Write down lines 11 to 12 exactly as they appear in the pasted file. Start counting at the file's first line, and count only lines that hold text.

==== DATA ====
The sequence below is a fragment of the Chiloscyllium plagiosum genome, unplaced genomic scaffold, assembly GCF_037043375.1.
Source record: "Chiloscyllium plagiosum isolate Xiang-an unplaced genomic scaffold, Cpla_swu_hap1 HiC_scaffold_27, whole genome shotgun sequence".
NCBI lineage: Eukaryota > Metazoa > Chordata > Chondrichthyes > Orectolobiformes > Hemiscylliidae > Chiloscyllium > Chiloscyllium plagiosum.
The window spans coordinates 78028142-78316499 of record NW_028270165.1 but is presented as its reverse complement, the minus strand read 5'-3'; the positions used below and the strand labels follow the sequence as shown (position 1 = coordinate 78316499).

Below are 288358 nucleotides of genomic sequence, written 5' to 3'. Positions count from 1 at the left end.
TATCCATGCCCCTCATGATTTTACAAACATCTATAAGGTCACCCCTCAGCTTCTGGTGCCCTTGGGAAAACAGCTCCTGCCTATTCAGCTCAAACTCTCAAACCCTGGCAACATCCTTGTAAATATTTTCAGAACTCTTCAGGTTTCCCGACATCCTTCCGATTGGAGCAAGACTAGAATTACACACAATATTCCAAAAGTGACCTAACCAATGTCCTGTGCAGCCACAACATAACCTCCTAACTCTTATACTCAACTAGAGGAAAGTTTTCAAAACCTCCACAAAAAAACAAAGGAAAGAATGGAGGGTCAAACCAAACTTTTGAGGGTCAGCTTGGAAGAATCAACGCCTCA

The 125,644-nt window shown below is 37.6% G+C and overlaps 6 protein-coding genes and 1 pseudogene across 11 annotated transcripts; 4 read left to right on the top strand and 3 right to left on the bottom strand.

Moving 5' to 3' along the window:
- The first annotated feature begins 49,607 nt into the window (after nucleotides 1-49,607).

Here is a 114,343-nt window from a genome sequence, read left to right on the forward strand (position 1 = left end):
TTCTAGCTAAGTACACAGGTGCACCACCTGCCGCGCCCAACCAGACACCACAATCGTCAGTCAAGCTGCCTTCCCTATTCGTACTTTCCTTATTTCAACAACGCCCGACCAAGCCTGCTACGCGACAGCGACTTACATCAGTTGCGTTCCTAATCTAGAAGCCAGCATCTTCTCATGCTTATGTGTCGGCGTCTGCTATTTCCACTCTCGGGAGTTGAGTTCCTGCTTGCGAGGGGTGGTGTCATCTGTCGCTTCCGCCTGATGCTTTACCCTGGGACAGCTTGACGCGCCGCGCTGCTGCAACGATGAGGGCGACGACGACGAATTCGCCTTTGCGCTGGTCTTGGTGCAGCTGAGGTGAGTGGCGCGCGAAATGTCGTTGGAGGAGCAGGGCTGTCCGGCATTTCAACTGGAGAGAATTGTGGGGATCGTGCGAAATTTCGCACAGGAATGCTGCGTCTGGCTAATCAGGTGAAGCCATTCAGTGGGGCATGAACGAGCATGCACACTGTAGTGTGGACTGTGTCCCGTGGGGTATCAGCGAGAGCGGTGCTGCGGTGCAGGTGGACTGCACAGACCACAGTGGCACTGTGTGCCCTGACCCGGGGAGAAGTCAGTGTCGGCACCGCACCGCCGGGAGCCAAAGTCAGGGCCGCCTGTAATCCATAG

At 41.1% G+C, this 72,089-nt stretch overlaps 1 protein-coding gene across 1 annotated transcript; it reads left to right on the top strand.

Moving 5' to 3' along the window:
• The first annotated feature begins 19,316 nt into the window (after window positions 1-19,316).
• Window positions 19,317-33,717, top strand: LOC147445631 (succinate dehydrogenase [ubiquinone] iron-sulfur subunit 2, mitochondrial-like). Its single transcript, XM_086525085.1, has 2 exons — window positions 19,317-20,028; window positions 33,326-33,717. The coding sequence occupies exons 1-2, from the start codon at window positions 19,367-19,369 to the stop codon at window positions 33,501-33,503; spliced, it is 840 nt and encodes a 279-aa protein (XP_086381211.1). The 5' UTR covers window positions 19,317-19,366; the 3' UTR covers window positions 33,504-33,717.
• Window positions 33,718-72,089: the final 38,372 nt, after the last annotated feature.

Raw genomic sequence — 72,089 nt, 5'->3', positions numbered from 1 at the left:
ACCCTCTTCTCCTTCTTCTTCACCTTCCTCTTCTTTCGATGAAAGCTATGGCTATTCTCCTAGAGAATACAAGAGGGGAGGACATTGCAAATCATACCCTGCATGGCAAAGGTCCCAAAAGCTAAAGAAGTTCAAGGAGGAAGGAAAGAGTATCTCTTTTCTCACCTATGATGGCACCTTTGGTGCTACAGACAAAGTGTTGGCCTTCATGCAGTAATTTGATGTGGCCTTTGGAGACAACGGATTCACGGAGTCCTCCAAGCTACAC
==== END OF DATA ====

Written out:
TTCTAGCTAAGTACACAGGTGCACCACCTGCCGCGCCCAACCAGACACCACAATCGTCAGTCAAGCTGCCTTCCCTATTCGTACTTTCCTTATTTCAACAACGCCCGACCAAGCCTGCTACGCGACAGCGACTTACATCAGTTGCGTTCCTAATCTAGAAGCCAGCATCTTCTCATGCTTATGTGTCGGCGTCTGCTATTTCCACTCTCGGGAGTTGAGTTCCTGCTTGCGAGGGGTGGTGTCATCTGTCGCTTCCGCCTGATGCTTTACCCTGGGACAGCTTGACGCGCCGCGCTGCTGCAACGATGAGGGCGACGACGACGAATTCGCCTTTGCGCTGGTCTTGGTGCAGCTGAGGTGAGTGGCGCGCGAAATGTCGTTGGAGGAGCAGGGCTGTCCGGCATTTCAACTGGAGAGAATTGTGGGGATCGTGCGAAATTTCGCACAGGAATGCTGCGTCTGGCTAATCAGGTGAAGCCATTCAGTGGGGCATGAACGAGCATGCACACTGTAGTGTGGACTGTGTCCCGTGGGGTATCAGCGAGAGCGGTGCTGCGGTGCAGGTGGACTGCACAGACCACAGTGGCACTGTGTGCCCTGACCCGGGGAGAAGTCAGTGTCGGCACCGCACCGCCGGGAGCCAAAGTCAGGGCCGCCTGTAATCCATAG

At 41.1% G+C, this 72,089-nt stretch overlaps 1 protein-coding gene across 1 annotated transcript; it reads left to right on the top strand.